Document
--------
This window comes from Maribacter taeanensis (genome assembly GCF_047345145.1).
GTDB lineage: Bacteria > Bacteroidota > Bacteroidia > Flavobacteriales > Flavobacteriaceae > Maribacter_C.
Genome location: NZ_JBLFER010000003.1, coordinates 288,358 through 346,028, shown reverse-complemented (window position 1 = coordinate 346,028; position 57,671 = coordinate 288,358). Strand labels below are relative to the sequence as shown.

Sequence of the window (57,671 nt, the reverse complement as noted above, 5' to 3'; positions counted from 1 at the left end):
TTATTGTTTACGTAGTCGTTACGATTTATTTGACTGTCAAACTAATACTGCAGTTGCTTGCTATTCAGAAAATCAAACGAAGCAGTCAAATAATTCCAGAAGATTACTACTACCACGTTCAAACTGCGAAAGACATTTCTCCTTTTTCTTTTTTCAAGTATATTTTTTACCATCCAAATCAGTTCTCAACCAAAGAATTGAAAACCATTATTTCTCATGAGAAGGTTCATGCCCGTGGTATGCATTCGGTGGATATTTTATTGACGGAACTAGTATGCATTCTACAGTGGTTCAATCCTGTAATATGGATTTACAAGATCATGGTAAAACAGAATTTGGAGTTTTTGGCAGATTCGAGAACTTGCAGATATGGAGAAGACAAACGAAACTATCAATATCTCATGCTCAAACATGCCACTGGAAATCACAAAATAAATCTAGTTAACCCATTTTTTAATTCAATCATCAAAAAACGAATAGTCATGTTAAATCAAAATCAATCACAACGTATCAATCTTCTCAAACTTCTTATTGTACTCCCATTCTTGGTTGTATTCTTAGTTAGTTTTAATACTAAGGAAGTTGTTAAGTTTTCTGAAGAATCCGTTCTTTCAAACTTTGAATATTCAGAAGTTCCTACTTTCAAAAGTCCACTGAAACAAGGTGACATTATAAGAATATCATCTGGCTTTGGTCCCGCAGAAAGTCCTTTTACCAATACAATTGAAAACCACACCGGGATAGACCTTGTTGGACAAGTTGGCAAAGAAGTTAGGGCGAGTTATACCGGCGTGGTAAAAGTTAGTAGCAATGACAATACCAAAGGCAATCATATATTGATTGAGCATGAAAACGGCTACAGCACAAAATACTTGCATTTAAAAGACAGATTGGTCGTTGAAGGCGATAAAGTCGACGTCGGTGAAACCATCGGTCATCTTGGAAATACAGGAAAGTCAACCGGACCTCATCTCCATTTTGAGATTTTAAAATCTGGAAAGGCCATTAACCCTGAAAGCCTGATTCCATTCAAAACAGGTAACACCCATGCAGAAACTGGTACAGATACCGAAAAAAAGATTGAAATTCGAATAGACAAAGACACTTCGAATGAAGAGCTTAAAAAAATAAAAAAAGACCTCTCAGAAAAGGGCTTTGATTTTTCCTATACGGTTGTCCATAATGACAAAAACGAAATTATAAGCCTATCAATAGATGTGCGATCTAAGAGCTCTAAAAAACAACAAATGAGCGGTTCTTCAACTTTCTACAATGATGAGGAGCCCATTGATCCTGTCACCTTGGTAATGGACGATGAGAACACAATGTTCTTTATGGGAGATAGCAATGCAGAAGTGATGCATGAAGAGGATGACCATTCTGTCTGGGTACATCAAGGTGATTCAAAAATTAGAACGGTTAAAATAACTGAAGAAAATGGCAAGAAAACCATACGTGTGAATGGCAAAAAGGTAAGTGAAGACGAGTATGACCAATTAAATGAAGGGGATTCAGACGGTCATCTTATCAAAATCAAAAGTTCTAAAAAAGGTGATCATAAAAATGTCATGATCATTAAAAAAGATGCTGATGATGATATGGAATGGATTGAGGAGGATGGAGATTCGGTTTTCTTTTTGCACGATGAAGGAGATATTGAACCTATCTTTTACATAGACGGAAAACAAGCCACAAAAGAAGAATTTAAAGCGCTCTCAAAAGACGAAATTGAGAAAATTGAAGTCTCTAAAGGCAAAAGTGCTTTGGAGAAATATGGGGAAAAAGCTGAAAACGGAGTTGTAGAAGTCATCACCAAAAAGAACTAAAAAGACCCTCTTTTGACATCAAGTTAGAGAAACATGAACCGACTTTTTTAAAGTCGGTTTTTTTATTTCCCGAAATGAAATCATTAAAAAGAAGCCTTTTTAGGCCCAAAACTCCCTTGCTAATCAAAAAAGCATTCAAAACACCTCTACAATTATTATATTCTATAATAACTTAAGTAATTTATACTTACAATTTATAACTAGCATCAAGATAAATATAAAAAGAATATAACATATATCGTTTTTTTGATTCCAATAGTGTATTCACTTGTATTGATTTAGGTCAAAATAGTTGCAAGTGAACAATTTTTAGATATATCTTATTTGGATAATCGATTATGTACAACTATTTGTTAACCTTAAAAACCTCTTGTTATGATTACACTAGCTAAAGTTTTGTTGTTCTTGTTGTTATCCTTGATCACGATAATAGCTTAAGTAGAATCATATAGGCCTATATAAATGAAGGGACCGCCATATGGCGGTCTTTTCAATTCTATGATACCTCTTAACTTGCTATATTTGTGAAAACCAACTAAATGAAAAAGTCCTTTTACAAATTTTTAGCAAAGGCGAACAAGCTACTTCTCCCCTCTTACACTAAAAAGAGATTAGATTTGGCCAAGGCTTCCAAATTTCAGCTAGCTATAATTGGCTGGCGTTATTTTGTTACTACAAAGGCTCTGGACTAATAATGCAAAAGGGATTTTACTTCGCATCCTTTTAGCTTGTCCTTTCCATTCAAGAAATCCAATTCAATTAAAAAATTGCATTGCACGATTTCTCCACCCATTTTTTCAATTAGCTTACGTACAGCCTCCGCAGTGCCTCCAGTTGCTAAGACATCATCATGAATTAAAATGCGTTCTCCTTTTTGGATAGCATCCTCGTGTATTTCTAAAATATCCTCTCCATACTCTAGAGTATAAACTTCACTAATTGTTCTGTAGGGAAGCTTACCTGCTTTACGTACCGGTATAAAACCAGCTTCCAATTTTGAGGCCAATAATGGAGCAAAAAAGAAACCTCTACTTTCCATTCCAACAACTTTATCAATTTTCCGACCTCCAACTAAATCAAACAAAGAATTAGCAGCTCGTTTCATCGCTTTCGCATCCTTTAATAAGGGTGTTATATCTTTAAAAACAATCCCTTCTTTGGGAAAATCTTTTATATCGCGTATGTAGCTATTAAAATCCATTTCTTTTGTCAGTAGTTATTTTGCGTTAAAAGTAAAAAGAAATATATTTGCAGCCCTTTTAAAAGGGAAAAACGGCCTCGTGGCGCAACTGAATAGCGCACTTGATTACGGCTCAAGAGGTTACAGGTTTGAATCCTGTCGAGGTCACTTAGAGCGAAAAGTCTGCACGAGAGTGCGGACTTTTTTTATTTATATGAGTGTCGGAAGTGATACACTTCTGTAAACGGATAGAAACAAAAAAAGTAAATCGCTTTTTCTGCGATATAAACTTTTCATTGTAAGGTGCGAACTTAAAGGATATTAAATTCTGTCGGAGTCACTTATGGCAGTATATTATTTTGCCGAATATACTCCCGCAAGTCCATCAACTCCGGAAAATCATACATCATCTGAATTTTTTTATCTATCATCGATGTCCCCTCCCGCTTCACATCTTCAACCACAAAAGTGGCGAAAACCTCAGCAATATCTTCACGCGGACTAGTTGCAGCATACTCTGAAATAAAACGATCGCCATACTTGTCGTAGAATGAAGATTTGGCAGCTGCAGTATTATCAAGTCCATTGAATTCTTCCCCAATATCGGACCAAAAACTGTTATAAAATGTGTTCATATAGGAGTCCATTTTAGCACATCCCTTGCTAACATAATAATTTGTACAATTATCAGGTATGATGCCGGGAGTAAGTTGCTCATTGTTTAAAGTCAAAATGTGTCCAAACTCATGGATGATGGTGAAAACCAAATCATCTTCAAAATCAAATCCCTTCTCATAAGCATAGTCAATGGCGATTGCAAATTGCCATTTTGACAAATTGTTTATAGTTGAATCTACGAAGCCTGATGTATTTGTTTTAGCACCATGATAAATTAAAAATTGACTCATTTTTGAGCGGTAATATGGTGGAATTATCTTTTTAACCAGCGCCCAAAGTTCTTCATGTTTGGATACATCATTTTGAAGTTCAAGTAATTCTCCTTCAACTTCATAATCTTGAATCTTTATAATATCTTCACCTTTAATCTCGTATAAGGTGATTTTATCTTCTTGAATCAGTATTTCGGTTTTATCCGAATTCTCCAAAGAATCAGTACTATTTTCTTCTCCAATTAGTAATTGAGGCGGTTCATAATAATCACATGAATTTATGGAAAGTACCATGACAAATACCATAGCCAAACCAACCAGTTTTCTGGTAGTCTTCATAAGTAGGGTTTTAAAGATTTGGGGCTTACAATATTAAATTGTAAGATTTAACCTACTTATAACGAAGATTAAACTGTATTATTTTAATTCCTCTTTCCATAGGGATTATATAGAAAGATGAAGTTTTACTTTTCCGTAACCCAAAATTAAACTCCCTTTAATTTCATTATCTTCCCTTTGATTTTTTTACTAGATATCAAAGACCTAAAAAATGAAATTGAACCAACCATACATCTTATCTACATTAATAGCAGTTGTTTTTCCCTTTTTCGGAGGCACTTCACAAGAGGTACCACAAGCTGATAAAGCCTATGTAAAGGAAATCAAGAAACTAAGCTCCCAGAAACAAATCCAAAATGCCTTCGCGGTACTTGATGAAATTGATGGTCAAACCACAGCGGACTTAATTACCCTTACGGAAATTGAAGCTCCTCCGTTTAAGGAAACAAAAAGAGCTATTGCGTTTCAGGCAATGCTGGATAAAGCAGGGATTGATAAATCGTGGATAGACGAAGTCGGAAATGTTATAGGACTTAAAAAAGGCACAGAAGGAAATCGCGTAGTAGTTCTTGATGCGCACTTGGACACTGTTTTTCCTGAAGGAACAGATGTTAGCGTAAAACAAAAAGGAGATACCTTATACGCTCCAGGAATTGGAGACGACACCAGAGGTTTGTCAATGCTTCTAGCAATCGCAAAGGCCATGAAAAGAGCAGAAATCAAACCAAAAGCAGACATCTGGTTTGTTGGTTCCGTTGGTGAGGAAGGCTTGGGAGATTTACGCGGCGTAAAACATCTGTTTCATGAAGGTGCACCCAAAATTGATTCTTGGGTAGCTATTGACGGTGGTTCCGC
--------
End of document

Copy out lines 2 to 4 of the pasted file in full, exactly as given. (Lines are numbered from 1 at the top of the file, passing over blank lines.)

GTDB lineage: Bacteria > Bacteroidota > Bacteroidia > Flavobacteriales > Flavobacteriaceae > Maribacter_C.
Genome location: NZ_JBLFER010000003.1, coordinates 288,358 through 346,028, shown reverse-complemented (window position 1 = coordinate 346,028; position 57,671 = coordinate 288,358). Strand labels below are relative to the sequence as shown.

Sequence of the window (57,671 nt, the reverse complement as noted above, 5' to 3'; positions counted from 1 at the left end):